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Clin Pharmacokinet. 1985 May-Jun;10(3):187-215.

Clinical pharmacokinetics of antimalarial drugs.


For the past 300 years antimalarial dosage regimens have not been based on pharmacokinetic information. However, now that this information is available, it is appropriate to examine current recommendations for prophylaxis and treatment. In healthy subjects, the cinchona alkaloids (quinine and quinidine), primaquine and proguanil (chloroguanide) are all rapidly eliminated with half-lives (t1/2 beta) of between 6 and 12 hours. Hepatic biotransformation accounts for approximately 80, 96 and 50% of their total clearance, respectively. In malaria, the pharmacokinetic properties of quinine and quinidine are significantly altered with a decrease in the apparent volume of distribution (Vd), prolongation of the elimination half-life, and a reduction in systemic clearance (CL) that is proportional to the severity of infection. Red cell concentrations and plasma protein binding are both increased in severe disease. Parenteral quinine or quinidine should be given by slow intravenous infusion rather than by intravenous or intramuscular injection, and a loading dose is necessary in severe infections. Chloroquine (t1/2 beta 6 to 50 days) and mefloquine (t1/2 beta 6.5 to 33 days) have extensive tissue distribution and prolonged activity after a single dose. Both drugs are concentrated in erythrocytes and 55% of chloroquine and 98% of mefloquine in plasma is bound to protein. The pharmacokinetics of chloroquine are complex and, because of the extremely long beta phase, difficult to accurately define. Pyrimethamine (t1/2 35 to 175 hours) has more limited tissue distribution, plasma and erythrocyte concentrations are similar, and 85% of the drug in plasma is bound to plasma proteins. The clearance of quinine, mefloquine and pyrimethamine appears to be higher in children than in adults. Currently, most of the information available on disposition of antimalarial drugs in humans is derived from studies in healthy adult subjects. More information is required on their pharmacokinetics in malaria, pregnancy, and in young children.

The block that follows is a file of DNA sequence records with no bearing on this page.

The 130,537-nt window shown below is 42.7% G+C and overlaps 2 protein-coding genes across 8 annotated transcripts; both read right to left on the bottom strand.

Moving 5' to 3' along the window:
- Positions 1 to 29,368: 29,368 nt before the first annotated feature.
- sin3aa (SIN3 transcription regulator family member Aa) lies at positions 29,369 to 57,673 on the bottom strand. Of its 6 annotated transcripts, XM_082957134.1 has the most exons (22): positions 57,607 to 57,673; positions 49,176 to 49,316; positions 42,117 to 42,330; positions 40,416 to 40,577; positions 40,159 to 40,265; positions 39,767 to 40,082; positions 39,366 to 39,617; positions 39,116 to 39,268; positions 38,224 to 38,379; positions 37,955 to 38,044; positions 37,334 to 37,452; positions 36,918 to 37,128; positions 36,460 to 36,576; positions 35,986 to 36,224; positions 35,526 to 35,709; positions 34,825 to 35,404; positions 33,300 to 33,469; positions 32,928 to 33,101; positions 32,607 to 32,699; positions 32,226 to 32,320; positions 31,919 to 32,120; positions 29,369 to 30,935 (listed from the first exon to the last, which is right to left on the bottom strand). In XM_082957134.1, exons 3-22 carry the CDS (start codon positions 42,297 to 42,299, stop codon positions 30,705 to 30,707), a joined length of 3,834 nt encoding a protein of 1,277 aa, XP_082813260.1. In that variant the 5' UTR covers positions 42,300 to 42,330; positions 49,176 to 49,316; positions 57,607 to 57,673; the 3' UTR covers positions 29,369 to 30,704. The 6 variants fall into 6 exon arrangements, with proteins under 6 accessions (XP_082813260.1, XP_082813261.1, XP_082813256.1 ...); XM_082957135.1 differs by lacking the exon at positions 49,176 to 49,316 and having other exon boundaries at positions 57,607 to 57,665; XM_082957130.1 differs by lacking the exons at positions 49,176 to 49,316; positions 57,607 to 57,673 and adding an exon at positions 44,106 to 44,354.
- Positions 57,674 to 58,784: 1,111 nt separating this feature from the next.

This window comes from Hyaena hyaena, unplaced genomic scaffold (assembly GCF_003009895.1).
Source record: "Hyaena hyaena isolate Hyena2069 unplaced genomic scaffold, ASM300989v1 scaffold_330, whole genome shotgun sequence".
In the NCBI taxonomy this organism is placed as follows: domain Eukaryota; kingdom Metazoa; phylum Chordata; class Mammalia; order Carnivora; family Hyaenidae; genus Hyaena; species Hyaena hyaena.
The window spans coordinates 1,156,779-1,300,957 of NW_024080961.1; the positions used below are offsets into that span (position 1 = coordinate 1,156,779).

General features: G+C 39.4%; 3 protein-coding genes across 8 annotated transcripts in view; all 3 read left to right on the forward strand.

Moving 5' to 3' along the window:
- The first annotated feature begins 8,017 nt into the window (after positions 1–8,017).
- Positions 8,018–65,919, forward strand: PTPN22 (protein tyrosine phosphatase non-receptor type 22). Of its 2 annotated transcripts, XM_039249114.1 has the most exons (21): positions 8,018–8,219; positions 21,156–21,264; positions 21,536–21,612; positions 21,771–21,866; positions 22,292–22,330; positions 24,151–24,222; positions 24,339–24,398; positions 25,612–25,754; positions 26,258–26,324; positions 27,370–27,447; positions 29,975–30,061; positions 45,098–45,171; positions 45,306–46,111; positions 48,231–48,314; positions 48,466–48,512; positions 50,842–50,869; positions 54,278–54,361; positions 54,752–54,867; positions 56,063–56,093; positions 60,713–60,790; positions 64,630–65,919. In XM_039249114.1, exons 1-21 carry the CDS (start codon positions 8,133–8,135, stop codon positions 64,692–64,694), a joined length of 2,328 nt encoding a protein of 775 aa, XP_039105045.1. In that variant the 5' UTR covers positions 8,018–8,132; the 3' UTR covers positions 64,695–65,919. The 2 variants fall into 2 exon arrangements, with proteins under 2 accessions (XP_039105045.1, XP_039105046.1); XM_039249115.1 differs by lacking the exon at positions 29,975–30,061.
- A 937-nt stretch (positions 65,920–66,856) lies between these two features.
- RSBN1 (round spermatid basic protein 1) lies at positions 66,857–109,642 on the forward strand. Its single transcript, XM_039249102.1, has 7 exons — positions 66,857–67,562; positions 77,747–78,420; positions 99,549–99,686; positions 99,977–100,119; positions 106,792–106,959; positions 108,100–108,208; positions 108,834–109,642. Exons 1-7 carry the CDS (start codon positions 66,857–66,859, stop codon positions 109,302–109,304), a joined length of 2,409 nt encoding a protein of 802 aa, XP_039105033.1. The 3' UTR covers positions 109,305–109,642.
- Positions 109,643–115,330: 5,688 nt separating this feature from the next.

[Indexed for MEDLINE]

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